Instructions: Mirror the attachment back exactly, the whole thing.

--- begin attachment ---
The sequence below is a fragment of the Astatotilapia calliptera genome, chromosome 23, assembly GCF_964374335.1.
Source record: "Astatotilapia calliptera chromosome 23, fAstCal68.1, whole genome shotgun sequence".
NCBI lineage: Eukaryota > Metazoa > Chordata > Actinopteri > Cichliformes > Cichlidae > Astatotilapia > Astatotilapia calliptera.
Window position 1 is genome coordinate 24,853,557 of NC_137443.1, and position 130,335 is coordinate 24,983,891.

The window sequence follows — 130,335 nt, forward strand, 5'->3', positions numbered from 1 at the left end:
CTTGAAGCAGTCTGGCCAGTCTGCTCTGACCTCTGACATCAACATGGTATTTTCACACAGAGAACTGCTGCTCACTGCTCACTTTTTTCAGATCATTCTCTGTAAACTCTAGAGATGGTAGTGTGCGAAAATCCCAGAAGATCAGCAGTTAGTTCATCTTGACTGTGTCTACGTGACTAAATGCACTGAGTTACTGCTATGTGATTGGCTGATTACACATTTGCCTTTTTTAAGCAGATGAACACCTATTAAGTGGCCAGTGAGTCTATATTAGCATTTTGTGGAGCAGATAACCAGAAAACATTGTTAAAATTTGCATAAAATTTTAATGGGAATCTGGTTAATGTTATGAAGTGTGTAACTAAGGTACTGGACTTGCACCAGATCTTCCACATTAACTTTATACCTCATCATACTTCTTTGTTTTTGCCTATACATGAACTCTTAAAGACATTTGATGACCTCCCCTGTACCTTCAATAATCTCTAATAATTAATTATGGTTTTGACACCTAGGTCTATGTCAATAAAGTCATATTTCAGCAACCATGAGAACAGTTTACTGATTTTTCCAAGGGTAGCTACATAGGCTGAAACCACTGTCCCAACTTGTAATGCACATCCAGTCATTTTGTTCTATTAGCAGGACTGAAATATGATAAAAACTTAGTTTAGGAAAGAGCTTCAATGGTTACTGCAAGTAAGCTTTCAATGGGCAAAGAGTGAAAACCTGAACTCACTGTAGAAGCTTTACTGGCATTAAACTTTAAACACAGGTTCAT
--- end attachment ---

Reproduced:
The sequence below is a fragment of the Astatotilapia calliptera genome, chromosome 23, assembly GCF_964374335.1.
Source record: "Astatotilapia calliptera chromosome 23, fAstCal68.1, whole genome shotgun sequence".
NCBI lineage: Eukaryota > Metazoa > Chordata > Actinopteri > Cichliformes > Cichlidae > Astatotilapia > Astatotilapia calliptera.
Window position 1 is genome coordinate 24,853,557 of NC_137443.1, and position 130,335 is coordinate 24,983,891.

The window sequence follows — 130,335 nt, forward strand, 5'->3', positions numbered from 1 at the left end:
CTTGAAGCAGTCTGGCCAGTCTGCTCTGACCTCTGACATCAACATGGTATTTTCACACAGAGAACTGCTGCTCACTGCTCACTTTTTTCAGATCATTCTCTGTAAACTCTAGAGATGGTAGTGTGCGAAAATCCCAGAAGATCAGCAGTTAGTTCATCTTGACTGTGTCTACGTGACTAAATGCACTGAGTTACTGCTATGTGATTGGCTGATTACACATTTGCCTTTTTTAAGCAGATGAACACCTATTAAGTGGCCAGTGAGTCTATATTAGCATTTTGTGGAGCAGATAACCAGAAAACATTGTTAAAATTTGCATAAAATTTTAATGGGAATCTGGTTAATGTTATGAAGTGTGTAACTAAGGTACTGGACTTGCACCAGATCTTCCACATTAACTTTATACCTCATCATACTTCTTTGTTTTTGCCTATACATGAACTCTTAAAGACATTTGATGACCTCCCCTGTACCTTCAATAATCTCTAATAATTAATTATGGTTTTGACACCTAGGTCTATGTCAATAAAGTCATATTTCAGCAACCATGAGAACAGTTTACTGATTTTTCCAAGGGTAGCTACATAGGCTGAAACCACTGTCCCAACTTGTAATGCACATCCAGTCATTTTGTTCTATTAGCAGGACTGAAATATGATAAAAACTTAGTTTAGGAAAGAGCTTCAATGGTTACTGCAAGTAAGCTTTCAATGGGCAAAGAGTGAAAACCTGAACTCACTGTAGAAGCTTTACTGGCATTAAACTTTAAACACAGGTTCAT